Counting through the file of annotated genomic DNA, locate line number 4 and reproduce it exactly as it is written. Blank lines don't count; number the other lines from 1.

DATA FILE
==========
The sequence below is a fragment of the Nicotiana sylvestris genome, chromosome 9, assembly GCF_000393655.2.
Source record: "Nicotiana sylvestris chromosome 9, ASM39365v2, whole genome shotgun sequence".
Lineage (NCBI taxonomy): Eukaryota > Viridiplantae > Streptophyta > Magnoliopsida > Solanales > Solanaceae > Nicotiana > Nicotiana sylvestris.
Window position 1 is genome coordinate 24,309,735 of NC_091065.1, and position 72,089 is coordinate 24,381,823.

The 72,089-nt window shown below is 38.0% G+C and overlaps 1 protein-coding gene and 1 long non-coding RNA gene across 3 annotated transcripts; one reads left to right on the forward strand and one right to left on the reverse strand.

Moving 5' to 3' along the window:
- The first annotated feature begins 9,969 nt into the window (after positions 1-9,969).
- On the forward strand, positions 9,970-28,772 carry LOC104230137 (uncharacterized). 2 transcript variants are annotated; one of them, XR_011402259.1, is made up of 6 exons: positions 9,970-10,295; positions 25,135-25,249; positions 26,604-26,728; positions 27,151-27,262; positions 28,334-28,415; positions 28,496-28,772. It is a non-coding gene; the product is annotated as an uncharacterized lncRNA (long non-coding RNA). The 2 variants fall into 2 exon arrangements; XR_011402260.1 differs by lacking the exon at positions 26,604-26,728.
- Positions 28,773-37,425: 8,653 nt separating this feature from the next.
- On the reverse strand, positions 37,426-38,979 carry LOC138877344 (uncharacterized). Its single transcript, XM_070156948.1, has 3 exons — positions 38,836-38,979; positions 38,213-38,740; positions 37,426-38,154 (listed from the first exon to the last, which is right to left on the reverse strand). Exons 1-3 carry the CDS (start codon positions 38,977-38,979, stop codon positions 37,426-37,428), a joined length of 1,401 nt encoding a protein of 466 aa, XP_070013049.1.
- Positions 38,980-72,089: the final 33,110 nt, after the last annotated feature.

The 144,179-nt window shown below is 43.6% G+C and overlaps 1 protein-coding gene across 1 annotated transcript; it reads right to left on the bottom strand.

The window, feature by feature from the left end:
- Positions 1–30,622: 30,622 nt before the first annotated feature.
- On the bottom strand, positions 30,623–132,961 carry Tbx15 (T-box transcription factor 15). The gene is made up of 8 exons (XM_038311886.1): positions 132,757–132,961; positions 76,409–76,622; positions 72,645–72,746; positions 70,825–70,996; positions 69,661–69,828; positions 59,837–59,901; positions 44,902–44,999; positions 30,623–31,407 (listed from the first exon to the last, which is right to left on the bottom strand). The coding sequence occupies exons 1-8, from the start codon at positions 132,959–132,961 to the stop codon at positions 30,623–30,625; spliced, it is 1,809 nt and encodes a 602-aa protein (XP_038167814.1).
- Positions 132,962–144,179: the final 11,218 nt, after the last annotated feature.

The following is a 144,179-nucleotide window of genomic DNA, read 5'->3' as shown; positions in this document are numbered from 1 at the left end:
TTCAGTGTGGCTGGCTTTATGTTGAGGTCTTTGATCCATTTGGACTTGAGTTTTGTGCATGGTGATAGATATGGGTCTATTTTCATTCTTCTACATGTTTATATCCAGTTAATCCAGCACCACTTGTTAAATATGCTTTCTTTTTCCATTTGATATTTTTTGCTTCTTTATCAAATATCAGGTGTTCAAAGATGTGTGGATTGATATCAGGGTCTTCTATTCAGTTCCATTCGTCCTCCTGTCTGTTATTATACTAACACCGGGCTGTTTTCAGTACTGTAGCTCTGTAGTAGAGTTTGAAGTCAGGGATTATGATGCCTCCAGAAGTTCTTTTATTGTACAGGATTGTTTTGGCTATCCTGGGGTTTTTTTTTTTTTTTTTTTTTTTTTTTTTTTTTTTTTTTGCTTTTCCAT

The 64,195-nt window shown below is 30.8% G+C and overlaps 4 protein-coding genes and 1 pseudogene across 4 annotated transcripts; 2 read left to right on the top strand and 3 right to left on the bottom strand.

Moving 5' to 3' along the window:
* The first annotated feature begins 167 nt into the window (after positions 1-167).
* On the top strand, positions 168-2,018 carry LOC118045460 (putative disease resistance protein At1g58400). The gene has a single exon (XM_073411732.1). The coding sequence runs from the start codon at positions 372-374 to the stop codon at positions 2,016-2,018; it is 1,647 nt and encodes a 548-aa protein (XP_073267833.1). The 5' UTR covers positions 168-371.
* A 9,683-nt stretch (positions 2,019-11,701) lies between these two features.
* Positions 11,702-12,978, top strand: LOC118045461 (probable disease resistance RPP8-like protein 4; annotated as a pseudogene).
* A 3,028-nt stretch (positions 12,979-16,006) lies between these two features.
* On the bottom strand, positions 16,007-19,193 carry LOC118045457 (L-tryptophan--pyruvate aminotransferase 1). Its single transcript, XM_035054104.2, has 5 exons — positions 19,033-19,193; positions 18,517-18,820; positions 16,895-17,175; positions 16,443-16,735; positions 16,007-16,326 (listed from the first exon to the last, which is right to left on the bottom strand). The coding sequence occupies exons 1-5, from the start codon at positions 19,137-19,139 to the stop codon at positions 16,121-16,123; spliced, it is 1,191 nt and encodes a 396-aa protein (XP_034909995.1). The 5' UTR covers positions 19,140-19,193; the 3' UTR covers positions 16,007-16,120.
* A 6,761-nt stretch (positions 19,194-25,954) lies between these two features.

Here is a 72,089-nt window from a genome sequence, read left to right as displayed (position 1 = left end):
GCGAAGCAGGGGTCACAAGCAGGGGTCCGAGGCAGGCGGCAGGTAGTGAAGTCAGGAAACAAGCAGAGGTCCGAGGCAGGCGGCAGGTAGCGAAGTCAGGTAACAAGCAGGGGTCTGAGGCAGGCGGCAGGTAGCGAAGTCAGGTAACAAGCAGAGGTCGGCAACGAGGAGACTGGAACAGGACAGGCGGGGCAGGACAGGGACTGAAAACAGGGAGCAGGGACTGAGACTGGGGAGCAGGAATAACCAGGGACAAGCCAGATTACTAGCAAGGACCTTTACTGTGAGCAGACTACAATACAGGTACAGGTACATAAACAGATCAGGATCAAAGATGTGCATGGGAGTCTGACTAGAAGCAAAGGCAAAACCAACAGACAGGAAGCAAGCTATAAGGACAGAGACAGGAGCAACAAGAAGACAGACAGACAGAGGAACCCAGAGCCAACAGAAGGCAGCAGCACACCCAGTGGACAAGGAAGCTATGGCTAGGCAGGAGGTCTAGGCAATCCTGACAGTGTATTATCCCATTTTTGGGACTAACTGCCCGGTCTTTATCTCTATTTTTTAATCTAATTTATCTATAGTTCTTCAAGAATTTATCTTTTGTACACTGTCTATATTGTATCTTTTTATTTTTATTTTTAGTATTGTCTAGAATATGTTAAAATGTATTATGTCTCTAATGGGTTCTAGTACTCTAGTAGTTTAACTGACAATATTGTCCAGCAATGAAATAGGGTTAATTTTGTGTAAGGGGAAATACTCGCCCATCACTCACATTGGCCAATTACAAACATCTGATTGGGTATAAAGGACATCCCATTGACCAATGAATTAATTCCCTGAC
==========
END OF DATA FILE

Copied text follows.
Window position 1 is genome coordinate 24,309,735 of NC_091065.1, and position 72,089 is coordinate 24,381,823.